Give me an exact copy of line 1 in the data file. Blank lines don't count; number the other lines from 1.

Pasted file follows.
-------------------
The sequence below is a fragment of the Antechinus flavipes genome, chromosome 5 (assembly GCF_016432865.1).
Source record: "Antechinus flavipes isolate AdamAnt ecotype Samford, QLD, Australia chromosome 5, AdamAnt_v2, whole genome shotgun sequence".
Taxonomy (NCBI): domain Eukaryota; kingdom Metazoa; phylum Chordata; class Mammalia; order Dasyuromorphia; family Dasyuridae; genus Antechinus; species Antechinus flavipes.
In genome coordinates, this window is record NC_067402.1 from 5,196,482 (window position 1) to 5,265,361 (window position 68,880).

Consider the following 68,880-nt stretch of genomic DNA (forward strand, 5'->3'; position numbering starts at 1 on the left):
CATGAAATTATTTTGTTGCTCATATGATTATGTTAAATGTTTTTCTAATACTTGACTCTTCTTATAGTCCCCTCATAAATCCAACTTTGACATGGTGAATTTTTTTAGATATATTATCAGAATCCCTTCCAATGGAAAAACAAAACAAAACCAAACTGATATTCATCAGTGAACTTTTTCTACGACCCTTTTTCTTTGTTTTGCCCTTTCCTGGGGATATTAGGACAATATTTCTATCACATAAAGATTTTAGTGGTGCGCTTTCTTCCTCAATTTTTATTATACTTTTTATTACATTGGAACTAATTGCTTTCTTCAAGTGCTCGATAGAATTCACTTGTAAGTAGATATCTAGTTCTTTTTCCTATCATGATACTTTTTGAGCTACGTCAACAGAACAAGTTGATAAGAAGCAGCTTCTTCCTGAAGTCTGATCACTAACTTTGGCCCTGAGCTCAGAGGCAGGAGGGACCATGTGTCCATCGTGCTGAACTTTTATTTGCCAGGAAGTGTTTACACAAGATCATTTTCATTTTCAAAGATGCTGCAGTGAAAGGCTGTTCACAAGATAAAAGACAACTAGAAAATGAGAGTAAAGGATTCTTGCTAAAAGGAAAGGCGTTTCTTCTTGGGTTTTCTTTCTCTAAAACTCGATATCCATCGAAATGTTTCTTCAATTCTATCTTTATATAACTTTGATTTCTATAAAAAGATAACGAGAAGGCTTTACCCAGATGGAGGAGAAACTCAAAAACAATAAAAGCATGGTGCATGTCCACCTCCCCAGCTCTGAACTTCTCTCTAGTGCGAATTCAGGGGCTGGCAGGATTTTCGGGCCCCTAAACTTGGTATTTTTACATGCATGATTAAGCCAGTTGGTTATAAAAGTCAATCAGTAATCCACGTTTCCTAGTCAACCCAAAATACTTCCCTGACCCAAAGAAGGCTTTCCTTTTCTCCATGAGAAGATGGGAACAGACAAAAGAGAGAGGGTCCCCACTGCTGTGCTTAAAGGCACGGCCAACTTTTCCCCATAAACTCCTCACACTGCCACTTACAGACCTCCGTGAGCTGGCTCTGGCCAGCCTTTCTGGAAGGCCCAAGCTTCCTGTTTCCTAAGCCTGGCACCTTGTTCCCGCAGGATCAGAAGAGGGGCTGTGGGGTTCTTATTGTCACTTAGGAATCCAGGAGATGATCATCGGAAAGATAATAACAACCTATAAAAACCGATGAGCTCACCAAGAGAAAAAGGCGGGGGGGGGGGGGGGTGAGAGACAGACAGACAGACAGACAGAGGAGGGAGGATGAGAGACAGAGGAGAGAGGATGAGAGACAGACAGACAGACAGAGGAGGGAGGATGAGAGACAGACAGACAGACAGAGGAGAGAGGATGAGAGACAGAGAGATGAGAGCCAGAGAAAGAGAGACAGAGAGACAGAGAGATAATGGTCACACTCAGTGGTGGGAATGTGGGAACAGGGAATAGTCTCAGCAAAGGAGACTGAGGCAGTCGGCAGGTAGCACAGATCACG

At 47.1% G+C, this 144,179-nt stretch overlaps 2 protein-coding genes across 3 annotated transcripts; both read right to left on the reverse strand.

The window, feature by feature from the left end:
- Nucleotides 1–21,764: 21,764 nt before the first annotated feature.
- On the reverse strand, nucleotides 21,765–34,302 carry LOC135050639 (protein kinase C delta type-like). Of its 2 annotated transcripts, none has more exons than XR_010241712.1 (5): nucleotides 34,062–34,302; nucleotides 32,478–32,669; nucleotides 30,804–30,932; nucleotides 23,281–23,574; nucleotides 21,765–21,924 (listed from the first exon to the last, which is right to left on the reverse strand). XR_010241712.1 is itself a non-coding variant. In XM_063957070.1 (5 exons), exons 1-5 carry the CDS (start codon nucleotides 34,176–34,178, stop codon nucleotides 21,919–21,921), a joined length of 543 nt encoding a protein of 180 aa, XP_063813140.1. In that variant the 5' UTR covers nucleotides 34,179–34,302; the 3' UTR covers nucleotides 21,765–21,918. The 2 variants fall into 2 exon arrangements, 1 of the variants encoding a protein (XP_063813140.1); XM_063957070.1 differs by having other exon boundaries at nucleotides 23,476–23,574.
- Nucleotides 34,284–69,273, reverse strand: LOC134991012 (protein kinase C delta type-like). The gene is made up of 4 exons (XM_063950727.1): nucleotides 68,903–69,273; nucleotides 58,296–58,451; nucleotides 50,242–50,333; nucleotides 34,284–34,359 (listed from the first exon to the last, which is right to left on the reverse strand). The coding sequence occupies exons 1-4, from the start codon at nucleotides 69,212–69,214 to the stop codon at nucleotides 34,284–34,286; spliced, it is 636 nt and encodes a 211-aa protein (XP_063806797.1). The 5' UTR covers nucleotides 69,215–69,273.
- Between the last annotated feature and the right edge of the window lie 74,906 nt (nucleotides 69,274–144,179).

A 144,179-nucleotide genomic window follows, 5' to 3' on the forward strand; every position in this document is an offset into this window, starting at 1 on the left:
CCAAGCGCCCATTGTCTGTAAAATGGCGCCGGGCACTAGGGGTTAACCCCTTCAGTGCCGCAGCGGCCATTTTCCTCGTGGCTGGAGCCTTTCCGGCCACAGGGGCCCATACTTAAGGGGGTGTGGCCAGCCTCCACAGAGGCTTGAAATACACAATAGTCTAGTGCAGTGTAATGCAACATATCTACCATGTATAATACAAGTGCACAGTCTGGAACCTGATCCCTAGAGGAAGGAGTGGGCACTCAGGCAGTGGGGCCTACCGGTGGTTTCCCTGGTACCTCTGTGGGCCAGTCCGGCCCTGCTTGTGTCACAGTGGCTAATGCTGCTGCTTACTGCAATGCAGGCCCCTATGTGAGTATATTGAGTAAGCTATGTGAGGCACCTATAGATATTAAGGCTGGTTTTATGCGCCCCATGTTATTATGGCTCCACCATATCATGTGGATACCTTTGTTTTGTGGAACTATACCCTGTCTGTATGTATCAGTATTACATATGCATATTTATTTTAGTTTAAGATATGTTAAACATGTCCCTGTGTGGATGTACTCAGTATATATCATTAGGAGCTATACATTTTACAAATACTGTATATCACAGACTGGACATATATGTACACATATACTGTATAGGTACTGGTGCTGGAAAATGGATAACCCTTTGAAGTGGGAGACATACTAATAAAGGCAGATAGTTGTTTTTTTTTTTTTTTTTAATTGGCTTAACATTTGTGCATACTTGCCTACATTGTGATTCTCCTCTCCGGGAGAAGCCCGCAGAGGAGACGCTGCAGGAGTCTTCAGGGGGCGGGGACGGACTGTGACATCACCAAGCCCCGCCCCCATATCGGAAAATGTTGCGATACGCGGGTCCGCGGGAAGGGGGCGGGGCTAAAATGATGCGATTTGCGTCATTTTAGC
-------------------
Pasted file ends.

The sequence below is a fragment of the Antechinus flavipes genome, chromosome 5 (assembly GCF_016432865.1).